1: A person, place, or thing, (objects, concepts, ideas, or events).
Person Place Thing
ballplayer stadium glove
child school education
conductor theater performance
manager company excellence
2: Proper Nouns
2: Proper nouns are capitalized and name specific persons, places, or things.
3: Common Nouns
3: Common Nouns identify general categories and are not capitalized, even when used with proper nouns (IBM machines, Minolta cameras).
4: Collective Nouns
4: Collective nouns refer to a group of people, animals, objects, or other units.
5: Functions of Nouns
5: Nouns can be used as the subject, direct object, and indirect object of a verb; as the object of a preposition; and as an adverb or adjective.
Subject: The mail carrier always rings twice.
Violets are spring flowers. (tells who or what does or is something)
Direct object: I finally sold my car. (tells what is sold)
Indirect object: Harold fed the cat another olive. (tells to whom he fed the olive)
Object of preposition: She gave directions over the phone. (tells what is the object of the preposition over)
Adverb: The train leaves today. (tells when)
Adjective: The office building faces the mall. (tells what kind, which one)
Possession: The parrot's cage needs cleaning. My father's brother is my uncle. (shows ownership or relationship)
6: Plural Nouns
6: Most nouns can be made plural by adding s to the singular form. For all other plural forms is done with es and ies.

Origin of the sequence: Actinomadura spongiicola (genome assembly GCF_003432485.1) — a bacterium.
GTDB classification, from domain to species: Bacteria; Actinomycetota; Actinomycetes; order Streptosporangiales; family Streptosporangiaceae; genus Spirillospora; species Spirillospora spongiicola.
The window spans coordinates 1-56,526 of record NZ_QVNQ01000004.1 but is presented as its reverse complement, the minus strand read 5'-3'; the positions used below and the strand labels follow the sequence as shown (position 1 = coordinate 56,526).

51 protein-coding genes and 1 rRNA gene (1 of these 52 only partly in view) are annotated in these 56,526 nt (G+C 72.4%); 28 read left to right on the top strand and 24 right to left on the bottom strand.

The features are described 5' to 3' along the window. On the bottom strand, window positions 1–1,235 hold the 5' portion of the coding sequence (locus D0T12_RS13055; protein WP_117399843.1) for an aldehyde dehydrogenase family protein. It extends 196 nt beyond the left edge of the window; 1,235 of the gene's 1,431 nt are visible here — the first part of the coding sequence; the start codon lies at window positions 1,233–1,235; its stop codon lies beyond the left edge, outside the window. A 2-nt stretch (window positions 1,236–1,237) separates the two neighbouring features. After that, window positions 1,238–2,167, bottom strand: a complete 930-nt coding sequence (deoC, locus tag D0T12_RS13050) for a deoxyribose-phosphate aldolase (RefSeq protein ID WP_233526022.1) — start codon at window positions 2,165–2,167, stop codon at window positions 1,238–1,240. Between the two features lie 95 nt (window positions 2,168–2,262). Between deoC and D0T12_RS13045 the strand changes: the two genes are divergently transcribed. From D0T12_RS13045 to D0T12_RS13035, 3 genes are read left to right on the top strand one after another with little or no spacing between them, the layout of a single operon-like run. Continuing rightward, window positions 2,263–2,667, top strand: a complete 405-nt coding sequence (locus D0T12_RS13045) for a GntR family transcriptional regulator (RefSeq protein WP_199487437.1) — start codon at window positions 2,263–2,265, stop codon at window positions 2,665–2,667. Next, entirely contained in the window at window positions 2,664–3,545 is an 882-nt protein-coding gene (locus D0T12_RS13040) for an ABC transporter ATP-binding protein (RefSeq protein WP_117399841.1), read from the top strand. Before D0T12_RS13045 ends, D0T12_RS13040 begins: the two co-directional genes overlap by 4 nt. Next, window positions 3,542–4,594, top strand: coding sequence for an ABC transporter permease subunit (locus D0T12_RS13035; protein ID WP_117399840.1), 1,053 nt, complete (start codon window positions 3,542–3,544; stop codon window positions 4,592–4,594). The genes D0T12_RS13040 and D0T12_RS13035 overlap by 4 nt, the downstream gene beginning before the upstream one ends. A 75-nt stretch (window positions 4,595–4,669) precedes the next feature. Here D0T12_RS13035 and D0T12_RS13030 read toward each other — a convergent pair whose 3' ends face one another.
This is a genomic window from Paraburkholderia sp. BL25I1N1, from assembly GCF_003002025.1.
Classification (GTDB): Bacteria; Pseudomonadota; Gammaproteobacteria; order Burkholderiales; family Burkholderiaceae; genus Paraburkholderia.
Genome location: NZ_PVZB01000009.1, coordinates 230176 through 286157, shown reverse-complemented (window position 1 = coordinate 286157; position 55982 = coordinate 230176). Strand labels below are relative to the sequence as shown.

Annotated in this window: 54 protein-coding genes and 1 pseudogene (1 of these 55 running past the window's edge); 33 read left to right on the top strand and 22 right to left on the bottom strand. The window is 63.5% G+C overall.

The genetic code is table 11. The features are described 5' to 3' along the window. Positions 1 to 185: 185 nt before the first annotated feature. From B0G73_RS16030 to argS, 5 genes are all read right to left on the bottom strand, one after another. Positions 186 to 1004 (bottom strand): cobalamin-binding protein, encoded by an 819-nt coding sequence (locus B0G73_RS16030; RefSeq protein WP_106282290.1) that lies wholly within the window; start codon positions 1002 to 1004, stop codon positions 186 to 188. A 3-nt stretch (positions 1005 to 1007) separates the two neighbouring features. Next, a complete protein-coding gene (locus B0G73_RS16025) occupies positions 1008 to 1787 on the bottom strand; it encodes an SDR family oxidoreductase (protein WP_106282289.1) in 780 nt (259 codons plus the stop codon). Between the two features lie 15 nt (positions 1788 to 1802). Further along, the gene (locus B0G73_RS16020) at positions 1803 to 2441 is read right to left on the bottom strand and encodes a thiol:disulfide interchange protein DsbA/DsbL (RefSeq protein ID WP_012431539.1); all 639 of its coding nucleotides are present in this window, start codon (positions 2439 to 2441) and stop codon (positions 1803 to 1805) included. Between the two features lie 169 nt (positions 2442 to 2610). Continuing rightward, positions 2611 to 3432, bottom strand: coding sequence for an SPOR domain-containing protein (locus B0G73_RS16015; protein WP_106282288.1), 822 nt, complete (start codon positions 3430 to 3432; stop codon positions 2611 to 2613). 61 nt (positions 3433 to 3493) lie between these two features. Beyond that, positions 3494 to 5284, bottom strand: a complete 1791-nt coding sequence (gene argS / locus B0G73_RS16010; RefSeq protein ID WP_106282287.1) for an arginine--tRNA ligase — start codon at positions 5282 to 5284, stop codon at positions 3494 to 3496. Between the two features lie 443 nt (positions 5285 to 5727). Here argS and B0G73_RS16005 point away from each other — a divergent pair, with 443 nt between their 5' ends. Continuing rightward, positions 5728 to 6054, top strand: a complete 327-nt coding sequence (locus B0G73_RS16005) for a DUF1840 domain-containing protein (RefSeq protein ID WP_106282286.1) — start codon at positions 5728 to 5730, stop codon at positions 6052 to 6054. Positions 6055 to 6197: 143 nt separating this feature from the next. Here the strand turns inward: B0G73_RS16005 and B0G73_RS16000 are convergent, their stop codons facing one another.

Nouns Ending in s, ss, z, sh, ch, and x,add es to form the plural.
For nouns ending in y preceded by a consonant, change the y to i and add es.Singular Plural
7: Possessive Nouns
7: Possessive nouns are used to indicate ownership or relationship.
8: Pronouns take the place of one or more nouns or a group of words in a sentence. Like nouns, they can be used to refer to a person, place, or thing.
The word or phrase that the pronoun replaces is called the antecedent of the pronoun.
Pronouns are classified as personal, intensive/reflexive, indefinite, possessive, relative, interrogative, and demonstrative.
10: Personal Pronouns
10: Personal pronouns can be used in a variety of ways. They serve as the subject of a sentence, as the object of a verb or preposition, to show possession, to provide emphasis (called intensive pronouns), or to refer action back to the subject (called reflexive pronouns).
11: Case of Personal Pronouns
11: Personal pronouns have three cases: nominative (subject), possessive, and objective (object of verb or preposition).
Person Case Singular Plural
nominative I We
possessive my/mine our/ours
objective me us
intensive/reflexive myself ourselves
nominative you you
possessive your/yours your/yours
objective you you
intensive/reflexive yourself yourselves
nominative he/she/it they
possessive his/her, hers/its their/theirs
objective him/her/it them
I/R himself/herself/itself themselves
12: Indefinite Pronouns
12: Indefinite pronouns refer to unspecified people or things. Many indefinite pronouns express some idea of quantity: all, several, few, none. Following is a list of the most commonly used indefinite pronouns.
all each most other
another either neither several
any everybody nobody some
anybody everyone none somebody
anyone few no one someone
both many one such
13: Possessive Pronouns
13: Possessive pronouns, unlike possessive nouns, never take an apostrophe. The possessive forms are my/mine, our/ours, your/yours, his/hers, hers/its, their/theirs. The pronoun who also has a possessive form, whose.